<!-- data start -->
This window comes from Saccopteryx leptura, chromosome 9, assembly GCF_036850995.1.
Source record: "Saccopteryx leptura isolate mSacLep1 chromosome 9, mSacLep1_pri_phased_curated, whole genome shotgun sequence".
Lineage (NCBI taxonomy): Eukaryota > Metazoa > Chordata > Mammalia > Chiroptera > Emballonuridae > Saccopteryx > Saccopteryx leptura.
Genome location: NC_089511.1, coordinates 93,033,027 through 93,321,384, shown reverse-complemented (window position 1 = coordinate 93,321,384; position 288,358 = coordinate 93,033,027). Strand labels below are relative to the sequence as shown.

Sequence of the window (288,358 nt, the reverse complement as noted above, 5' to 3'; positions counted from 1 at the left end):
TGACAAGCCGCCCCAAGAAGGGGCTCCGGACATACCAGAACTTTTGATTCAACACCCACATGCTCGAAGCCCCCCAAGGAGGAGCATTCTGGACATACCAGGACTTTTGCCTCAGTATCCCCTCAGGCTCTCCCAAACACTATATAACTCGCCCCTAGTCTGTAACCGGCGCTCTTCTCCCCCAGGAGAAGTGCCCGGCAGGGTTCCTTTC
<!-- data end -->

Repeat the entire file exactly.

This window comes from Saccopteryx leptura, chromosome 9, assembly GCF_036850995.1.
Source record: "Saccopteryx leptura isolate mSacLep1 chromosome 9, mSacLep1_pri_phased_curated, whole genome shotgun sequence".
Lineage (NCBI taxonomy): Eukaryota > Metazoa > Chordata > Mammalia > Chiroptera > Emballonuridae > Saccopteryx > Saccopteryx leptura.
Genome location: NC_089511.1, coordinates 93,033,027 through 93,321,384, shown reverse-complemented (window position 1 = coordinate 93,321,384; position 288,358 = coordinate 93,033,027). Strand labels below are relative to the sequence as shown.

Sequence of the window (288,358 nt, the reverse complement as noted above, 5' to 3'; positions counted from 1 at the left end):
TGACAAGCCGCCCCAAGAAGGGGCTCCGGACATACCAGAACTTTTGATTCAACACCCACATGCTCGAAGCCCCCCAAGGAGGAGCATTCTGGACATACCAGGACTTTTGCCTCAGTATCCCCTCAGGCTCTCCCAAACACTATATAACTCGCCCCTAGTCTGTAACCGGCGCTCTTCTCCCCCAGGAGAAGTGCCCGGCAGGGTTCCTTTC